130 pilots left Kenya Airways (KQ) to Middle East airlines in just one year for greener pastures, the Kenya Airline Pilots Association (KALPA) has said.
The departure of the 130 pilots leaves the carrier with 430 pilots, a deficit of 200 pilots according to KALPA.
This puts to question reports by KQ that its pilots are the best paid in Africa. KQ CEO Sebastian Mokosz said a better chunk of the national carrier’s income goes to pilots’ pockets.
According to the association’s secretary general Mureithi Nyaga, the financial woes facing KQ cannot be attributed to pilots’ pay, but instead are as a result of poor management, high cost of ticketing and high expatriates’ wages.
Appearing before the National Assembly Transport and Housing Committee last week, Nyaga said that KQ could lose a big number of its engineers who are being targeted by competitor airlines.
“Our members have moved to the Middle East airlines who are offering better packages. Why are they not turning down the offer if they are the best paid by KQ? posed Nyaga.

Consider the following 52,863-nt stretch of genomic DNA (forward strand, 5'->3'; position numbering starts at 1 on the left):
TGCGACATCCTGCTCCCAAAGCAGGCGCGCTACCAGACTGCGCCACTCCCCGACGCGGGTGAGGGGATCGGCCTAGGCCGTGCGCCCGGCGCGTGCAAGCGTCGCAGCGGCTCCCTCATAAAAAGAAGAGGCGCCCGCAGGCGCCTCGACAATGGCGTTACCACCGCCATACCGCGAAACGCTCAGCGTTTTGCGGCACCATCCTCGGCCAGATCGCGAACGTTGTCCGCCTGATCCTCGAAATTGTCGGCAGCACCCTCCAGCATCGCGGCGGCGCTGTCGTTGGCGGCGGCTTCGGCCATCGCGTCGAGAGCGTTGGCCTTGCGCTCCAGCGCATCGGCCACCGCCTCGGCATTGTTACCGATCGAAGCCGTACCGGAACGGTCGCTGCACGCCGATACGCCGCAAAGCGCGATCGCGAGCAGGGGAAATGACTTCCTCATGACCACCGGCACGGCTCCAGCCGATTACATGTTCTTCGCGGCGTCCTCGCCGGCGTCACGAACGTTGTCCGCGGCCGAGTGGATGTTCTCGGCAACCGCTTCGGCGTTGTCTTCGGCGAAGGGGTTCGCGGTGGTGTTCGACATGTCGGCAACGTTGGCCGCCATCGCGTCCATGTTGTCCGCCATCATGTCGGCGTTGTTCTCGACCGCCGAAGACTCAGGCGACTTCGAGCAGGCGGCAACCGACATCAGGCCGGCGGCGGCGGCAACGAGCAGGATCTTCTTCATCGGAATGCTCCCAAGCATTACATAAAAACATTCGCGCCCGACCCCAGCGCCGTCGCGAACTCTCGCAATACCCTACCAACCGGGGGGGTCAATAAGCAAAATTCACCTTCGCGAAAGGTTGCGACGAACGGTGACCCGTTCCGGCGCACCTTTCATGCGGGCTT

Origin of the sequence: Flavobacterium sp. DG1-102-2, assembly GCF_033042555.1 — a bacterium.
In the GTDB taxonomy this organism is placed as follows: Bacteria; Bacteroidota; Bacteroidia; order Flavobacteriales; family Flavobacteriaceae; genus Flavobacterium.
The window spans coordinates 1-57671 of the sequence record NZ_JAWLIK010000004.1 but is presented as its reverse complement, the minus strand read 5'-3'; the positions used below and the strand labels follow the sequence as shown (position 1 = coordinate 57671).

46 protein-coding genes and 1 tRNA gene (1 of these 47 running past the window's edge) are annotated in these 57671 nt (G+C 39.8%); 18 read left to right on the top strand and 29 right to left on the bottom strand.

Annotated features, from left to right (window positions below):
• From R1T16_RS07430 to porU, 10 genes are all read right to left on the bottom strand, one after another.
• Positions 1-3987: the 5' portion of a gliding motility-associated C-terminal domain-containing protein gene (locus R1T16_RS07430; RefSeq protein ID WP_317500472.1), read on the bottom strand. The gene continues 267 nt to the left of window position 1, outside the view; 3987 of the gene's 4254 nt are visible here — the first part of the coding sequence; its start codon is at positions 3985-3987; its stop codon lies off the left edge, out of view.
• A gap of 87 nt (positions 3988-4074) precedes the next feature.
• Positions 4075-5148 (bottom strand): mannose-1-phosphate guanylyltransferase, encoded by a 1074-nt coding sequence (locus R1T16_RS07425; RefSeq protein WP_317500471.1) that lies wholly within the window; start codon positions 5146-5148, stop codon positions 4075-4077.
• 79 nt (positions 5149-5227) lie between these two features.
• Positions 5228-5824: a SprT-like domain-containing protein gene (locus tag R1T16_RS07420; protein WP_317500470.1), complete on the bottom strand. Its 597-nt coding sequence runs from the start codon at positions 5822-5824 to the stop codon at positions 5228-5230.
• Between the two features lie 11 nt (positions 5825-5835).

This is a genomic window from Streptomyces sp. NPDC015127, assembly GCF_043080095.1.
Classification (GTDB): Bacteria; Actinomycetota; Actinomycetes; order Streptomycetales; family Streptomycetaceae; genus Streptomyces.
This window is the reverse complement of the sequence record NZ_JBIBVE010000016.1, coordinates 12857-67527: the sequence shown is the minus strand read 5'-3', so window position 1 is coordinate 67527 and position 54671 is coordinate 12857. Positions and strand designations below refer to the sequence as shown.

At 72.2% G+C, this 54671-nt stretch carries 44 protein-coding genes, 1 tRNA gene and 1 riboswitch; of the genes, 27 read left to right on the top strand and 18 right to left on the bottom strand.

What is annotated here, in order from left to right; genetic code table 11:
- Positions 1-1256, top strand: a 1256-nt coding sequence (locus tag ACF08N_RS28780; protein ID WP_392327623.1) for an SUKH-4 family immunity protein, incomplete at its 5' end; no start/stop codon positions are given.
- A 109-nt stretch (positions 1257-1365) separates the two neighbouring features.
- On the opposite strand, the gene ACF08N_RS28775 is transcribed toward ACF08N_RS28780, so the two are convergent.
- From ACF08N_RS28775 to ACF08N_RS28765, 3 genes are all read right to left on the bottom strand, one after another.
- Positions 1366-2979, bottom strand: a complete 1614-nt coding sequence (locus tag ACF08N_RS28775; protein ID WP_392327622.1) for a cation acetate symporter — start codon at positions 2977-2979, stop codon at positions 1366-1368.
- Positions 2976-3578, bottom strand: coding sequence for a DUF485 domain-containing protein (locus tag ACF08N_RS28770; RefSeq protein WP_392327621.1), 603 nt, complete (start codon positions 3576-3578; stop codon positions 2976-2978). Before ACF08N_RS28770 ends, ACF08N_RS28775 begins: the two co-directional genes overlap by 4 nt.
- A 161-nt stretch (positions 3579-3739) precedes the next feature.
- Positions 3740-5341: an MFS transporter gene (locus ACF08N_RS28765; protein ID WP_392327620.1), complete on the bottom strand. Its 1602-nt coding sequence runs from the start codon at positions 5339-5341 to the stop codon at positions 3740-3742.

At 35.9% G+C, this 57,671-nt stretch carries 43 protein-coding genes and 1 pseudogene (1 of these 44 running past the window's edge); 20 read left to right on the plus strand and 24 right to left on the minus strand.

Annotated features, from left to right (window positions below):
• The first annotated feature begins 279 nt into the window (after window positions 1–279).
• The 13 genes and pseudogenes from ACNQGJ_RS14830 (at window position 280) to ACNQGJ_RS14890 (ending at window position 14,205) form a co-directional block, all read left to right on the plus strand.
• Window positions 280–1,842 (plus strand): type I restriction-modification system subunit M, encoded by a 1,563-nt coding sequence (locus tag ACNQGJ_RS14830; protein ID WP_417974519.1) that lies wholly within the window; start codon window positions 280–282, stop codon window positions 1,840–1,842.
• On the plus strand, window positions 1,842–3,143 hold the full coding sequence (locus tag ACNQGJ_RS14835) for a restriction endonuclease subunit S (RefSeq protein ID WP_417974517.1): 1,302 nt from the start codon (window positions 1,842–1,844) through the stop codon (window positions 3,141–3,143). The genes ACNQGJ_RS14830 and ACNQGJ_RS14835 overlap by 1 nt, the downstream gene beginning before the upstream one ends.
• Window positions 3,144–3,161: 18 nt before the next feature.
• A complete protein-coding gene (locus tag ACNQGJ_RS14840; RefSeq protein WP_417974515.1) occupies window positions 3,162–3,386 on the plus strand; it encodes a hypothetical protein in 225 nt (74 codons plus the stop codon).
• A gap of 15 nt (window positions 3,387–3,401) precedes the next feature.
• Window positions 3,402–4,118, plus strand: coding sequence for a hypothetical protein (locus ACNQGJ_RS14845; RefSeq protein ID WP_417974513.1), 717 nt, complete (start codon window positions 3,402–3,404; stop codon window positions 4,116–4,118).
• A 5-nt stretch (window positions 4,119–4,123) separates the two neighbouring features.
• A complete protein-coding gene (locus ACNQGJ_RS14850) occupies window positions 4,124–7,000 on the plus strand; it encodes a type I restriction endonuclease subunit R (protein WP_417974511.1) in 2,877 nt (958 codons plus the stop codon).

According to Nyaga, pilots flying the Boeing earn a gross salary of Ksh483,350 while those flying Embraer earn Ksh407,916. Captains get a house allowance of Ksh36,000 while first officers get Ksh30,814 for the same.
“The figures the CEO stated are exaggerated. I am not aware where the CEO got the Ksh1.6 million he was telling you about,” said Nyaga.
The shortage of pilots could have affected most KQ routes, with the airliner opting to code sharing with Delta Airlines in the US direct flights.
A code sharing deal is a commercial arrangement between two airlines, whereby one sells seats on a flight operated by the other. In this sense, Kenya Airways, owing to its limited financial ability, will be ‘selling’ its passengers to the American carrier.
“As part of our commitment to the New York route, we are proud to be a part of this partnership that will open up opportunities for our customers to access more destinations in North America through the John F. Kennedy Airport,” KQ CEO Sebastian Mikosz said.